Once translated and translocated into the ER, Ii rapidly trimerizes [33,34,35]. The structural basis for such self-association has been studied in mice and humans. Three regions of Ii have been shown to independently associate into trimers. First, a trimeric domain (TRIM) of 27 kDa (aa 118–192 of human p33/p41 encoded by exon 6) is located in the luminal region, just C-terminal of the CLIP region (Fig. 1a). Biochemical and nuclear magnetic resonance (NMR) spectroscopy studies on the recombinant fragment have confirmed the capacity of the human TRIM to trimerize [36,37,38]. Second, infrared spectroscopy and deletion studies have demonstrated that the human TM (aa 30–55) can trimerize in the absence of TRIM [39, 40]. Accordingly, using biophysical and computational methods, Dixon et al., demonstrated trimerization of the mouse TM in isolation . Third, the group of Bakke has used NMR spectroscopy to demonstrate that a synthetic peptide, corresponding to the first N-terminal cytoplasmic 27 aa of hIip33, forms, in solution, an almost coplanar triple-stranded α-helical bundle in which two helices are parallel and one antiparallel .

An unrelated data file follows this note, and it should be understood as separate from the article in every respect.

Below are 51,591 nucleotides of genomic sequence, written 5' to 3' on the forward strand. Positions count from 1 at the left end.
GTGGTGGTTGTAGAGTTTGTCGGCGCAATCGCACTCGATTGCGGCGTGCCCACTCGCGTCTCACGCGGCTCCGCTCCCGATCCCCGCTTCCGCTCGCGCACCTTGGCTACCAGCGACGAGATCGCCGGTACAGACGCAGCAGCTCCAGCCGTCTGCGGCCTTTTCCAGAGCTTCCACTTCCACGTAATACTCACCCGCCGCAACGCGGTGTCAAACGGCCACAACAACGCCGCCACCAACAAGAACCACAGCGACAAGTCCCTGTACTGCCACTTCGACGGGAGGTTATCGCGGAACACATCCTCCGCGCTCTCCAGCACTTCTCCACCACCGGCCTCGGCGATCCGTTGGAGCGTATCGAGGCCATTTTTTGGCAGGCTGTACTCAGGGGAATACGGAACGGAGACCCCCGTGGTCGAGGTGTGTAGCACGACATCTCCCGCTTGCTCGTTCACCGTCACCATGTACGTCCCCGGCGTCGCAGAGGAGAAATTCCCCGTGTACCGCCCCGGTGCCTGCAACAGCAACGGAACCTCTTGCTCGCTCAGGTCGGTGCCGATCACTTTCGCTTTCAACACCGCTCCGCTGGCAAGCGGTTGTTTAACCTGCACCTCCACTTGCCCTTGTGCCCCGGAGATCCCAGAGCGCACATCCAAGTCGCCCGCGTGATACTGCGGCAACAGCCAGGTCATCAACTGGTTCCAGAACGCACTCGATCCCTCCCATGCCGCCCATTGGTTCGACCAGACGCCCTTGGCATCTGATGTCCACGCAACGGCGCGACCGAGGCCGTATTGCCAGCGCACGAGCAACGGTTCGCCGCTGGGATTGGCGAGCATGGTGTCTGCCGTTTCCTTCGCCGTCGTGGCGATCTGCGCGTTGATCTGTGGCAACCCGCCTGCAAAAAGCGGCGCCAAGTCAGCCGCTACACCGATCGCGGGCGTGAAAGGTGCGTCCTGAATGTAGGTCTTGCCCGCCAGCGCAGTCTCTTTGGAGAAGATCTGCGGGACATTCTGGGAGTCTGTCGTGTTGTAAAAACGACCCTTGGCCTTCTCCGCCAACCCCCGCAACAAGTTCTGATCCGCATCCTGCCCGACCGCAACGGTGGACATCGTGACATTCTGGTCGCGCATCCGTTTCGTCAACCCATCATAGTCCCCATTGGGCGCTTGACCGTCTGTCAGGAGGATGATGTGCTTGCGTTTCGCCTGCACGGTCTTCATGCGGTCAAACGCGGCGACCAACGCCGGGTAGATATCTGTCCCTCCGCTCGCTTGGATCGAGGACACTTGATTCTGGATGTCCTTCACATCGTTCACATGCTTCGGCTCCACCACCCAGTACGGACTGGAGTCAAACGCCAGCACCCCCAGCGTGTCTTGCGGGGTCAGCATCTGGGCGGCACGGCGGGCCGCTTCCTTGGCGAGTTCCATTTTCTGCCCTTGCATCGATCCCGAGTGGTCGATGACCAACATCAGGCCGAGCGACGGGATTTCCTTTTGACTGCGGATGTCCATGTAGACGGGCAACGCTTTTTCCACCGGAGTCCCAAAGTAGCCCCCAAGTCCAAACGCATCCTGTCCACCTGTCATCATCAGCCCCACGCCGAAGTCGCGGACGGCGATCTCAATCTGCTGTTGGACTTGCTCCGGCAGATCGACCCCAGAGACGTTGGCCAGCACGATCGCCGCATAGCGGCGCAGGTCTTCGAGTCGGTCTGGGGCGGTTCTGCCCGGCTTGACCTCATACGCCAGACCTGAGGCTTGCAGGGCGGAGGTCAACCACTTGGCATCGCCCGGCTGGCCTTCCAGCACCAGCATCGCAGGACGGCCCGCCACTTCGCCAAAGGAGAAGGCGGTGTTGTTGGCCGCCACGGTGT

While there is ample experimental and computational evidence that these different regions of Ii can trimerize, their relative importance remains debated. For one, the cytoplasmic region is not believed to play a role in self-association of full-length Ii because of its antiparallel nature. Rather, trimerization of this domain was proposed to facilitate sorting and promote endosomal retention as well as the generation of large endosomes [42, 43]. While the TM clearly self-associates, many groups have shown that it is not essential for trimerization to occur. Also, depending on the experimental system used, its deletion can slightly affect the association with HLA molecules [34, 37, 44, 45]. On the contrary, other experimental evidences point to the indispensable nature of TRIM for mouse or human Ii trimerization [34, 36, 44, 46]. Nevertheless, the TRIM-less mouse Iip10 proteolytic product found in endosomes has been shown to remain trimeric . Importantly, these p10/p12 polypeptides of mice and humans are not only trimeric, they were also shown to remain associated with MHCII molecules as part of a nonameric structure [35, 47]. Thus, the relative roles of TM and TRIM in trimerization and the formation of high order structures with MHCIIs remain controversial. In humans, no study has yet concluded that TM is required, nor that TRIM is dispensable for Ii trimerization in the ER. While some data point to interactions between MHCII and both the TM and TRIM domains, their importance for the folding and nonamer formation remains to be fully characterized [37, 39].